2 Answers | Add Yours
An extended passage of dialogue is, at its most basic, a large section which is made up of nothing more than characters talking to each other, without any interruptions from the author to give us descriptions or insights or other bits of information that might break the flow of the conversation we are hearing too as readers. This is a technique used by many authors to show us, in a subtle fashion, more about the characters involved in the dialogue and their motives and what drives them as individuals at that given time. Often the reader has to be attentive and alert to capture the nuances of such passages of extended dialogue.
One of the best examples of this method being used to devastating effect is in "Hills Like White Elephants" by Ernest Hemmingway, which is a short story which features the conversation of a woman and her lover where it is decided that she will get an abortion (against what the woman wants). One passage of extended dialogue is as follows:
"What did you say?"
"I said we could have everything."
"We can have everything."
"No, we can't."
"We can have the whole world."
"No, we can't."
"We can go everywhere."
"No, we can't. It isn't ours any more."
What is key to this conversation is the subtext - what is really being said and referred to, of which both the characters are painfully aware. It is a great story and well worth reading. I have included a link to information about it below. Enjoy!
I am not aware of specific rules for writing an extended passage of dialogue, but I expect it is the same as writing dialogue, except that there is no narration included.
For example, when reading a book, there is often dialogue mixed in with descriptions of setting, other characters, plot development, etc. I would expect that with an extended passage of dialogue, you would simply write dialogue without interrupting the flow of speaking. Open a novel and look for examples.
A passage indicates a section that is extended; it cannot be a short writing. To this end, the content of the passage should be well-developed with a specific purpose in mind.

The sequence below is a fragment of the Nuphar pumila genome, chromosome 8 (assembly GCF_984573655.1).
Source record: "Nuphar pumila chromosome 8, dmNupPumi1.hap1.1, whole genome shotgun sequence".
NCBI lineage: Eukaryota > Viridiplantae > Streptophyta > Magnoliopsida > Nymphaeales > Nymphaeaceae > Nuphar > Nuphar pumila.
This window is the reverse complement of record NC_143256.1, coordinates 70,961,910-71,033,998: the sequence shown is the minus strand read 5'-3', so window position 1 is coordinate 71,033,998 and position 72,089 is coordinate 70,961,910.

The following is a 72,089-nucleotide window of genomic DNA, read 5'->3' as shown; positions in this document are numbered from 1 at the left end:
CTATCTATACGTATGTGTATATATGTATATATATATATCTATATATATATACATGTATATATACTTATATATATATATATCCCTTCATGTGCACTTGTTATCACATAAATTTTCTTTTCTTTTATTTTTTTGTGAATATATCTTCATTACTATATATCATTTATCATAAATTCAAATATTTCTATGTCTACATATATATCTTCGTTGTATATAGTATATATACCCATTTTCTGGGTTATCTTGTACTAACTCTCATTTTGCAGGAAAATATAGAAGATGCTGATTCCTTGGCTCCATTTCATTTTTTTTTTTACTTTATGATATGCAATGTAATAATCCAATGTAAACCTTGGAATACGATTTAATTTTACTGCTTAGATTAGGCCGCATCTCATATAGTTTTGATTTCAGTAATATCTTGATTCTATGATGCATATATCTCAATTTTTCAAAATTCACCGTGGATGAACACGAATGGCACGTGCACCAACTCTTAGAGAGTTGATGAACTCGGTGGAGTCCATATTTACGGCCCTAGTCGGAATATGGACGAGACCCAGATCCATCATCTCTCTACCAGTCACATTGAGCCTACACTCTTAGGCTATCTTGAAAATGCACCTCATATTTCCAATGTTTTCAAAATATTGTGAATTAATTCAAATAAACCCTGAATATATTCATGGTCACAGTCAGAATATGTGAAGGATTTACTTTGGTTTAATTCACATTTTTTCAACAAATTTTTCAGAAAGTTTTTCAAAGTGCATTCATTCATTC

If you haven't been given a prompt, I would imagine a situation that you feel compelled to discuss put into dialogue would come more easily, or perhaps a conversation you wish you could have with someone, but make sure the topic has substance, meaning. Provide both sides of the conversation, one speaker to another. Make sure to use quotation marks at the beginning of the passage, and after the end punctuation. For example, "Sally sells seashells at the seashore." (The period goes inside the end quotation mark.)
Avoid filler: like running on with words without clear intention. Your professor will see through it immediately. If you talk for extended periods of time on the phone or participate in debates with friends, etc., use one of these conversations as a model: writing from something important to you provides credibility to your writing.
In terms of conversational tags (he said/she said phrases), without specific instructions, I would avoid them. (she said, he explained, they pondered, etc.)
Make sure the passage has substance. Proofread for spelling, grammar and punctuation. Choose one tense and stick to it: all present or all past. No explanation/introduction of your passage should be needed if your content is purposeful.
We’ve answered 319,822 questions. We can answer yours, too.Ask a question